David Adamson has his head turned at the all-American bar for sports and shorts
What: Hooters Liverpool-
Where: New Zealand House, Water Street
Food/drink type: American sports bar fare
When: Sun - Thurs 12-11pm // Fri and Sat 12 - midnight
Independent or chain: Chain
It's a cold Thursday lunchtime and Hooters Liverpool is quiet.
A chain with Saturday matchday atmosphere almost available on tap, it has the vibe of a theatre in the hours before an evening performance - that air of unspent enthusiasm that must be hard to maintain ahead of the punters arriving.
Thankfully, as my onion rings arrived a steady conveyor of strangers came through the door (for you Sopranos fans out there) and the place began to be imbued with a bit of life, much of it made up of work lunches, groups of girls and couples, with the obligatory two blokes drinking Budweiser. Before that, the TV screens that pretty much act as wallpaper piped out OSC Lille v Toulouse, the UEC Cyclo-Cross Championships and the Mallorca Ladies Open (for you sports fans out there).
In reality, Hooters is a sports bar. Like pale ale and NFL, it's an American import that's misunderstood by Brits unless you give it a go, and the gimmicks of staff uniform aside, you'd struggle to find a better sports bar in the city.
Of course the gimmick can't be ignored. The staff (all female today but open to everyone) are kitted out in the iconic t-shirts and dolphin shorts, with sunny all-American attitudes but scouse accents, which is as refreshing as the Hooters Special Beer (£5.50) that I ordered with the onions rings. Long Train Runnin' by The Doobie Brothers comes on, and it's the closest to 'merica you'll get without jumping on a boat at the port down the road.
The main event
With places that clearly set their stall out, I tend to order what they pride themselves on. If you go to McDonalds, you order a burger. Only a nutter visits the salad bar of a Pizza Hut, and when it comes to Hooters, you go for the chicken wings.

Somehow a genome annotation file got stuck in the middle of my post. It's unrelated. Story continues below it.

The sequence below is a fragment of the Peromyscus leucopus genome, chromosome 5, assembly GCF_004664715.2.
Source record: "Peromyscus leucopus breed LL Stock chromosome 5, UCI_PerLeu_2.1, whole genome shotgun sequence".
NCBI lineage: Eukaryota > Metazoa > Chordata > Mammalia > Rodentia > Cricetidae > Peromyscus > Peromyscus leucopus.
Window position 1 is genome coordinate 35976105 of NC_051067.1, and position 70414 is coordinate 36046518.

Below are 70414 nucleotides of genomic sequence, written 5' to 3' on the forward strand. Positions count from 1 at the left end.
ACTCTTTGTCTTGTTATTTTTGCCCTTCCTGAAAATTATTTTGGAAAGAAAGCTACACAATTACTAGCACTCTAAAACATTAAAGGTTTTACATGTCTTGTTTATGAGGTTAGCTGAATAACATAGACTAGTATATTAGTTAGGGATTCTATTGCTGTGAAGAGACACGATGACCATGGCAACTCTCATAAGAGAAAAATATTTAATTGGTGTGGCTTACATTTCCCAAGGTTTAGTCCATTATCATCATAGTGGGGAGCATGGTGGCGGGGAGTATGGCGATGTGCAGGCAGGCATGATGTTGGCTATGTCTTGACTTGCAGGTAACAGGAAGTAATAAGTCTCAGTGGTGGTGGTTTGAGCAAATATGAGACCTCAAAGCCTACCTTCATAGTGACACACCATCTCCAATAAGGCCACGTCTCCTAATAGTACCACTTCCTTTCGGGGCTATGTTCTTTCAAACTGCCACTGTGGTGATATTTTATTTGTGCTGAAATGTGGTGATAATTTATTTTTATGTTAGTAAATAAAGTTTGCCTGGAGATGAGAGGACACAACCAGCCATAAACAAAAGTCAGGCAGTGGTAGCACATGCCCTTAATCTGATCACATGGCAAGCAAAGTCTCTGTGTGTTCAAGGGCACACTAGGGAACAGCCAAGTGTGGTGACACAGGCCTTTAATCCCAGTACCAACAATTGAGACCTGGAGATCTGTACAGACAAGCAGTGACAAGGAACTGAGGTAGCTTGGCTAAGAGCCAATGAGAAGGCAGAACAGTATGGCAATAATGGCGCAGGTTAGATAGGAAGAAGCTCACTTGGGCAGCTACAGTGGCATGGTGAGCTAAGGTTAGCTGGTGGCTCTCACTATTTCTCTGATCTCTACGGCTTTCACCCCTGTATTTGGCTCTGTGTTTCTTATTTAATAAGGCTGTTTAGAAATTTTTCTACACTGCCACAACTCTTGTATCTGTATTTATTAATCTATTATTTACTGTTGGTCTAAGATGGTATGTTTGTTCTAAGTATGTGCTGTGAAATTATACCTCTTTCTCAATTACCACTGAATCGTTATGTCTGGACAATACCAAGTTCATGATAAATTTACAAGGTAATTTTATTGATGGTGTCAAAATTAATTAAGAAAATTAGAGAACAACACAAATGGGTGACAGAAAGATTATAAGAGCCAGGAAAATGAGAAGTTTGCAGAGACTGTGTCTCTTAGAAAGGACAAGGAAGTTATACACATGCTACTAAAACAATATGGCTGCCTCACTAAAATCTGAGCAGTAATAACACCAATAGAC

I chose the Hooters Style Wings with Datona Beach sauce (£11.95 for 10pc) and the aforementioned onions rings (£5.95). It's only 1pm after all, so the closer I can get to a light lunch the better. These were plump, well-fed chickens judging by their wings, and the Daytona Beach sauce they were lathered in was exactly as described, "a little sweet, a little hot" - stall well and truly set out. I was less keen on the blue cheese dipping sauce but that's fine, the wings were good just as.
Onions rings are such a perfect staple of bar food that they really should be state-subsidised and handed out to waning drinkers like Watchtower leaflets. They're also an ideal accompaniment if chips are just too much to take on, and that's exactly what these were. Not loaded with the entire bulb or the size of a hoola hoop, these were battered with restraint and served with a ranch dip that had a garlicky tang.
The Hooters Special Beer was a nice variation on American lager, which you can imagine they stock a bit of (Budweiser, Coors Light). But even in the interests of reviewing, I draw the line at Budweiser.
If you fancy somewhere to watch the game, your favourite pub is full and you haven't had any breakfast, there'll almost certainly be room for you at Hooters. Of course you wouldn't eat there every day, and probably not even every matchday, but it's an institution that us buttoned-up Brits could do with a few more of.
Don't moan that there's nowhere that shows the match.
Hooters Liverpool, New Zealand House, 18 Water St, L2 8TD
Well-made, solid food for a few lagers.
Sunny and easygoing service
A packed-out room for a big game would no doubt bump this closer to 5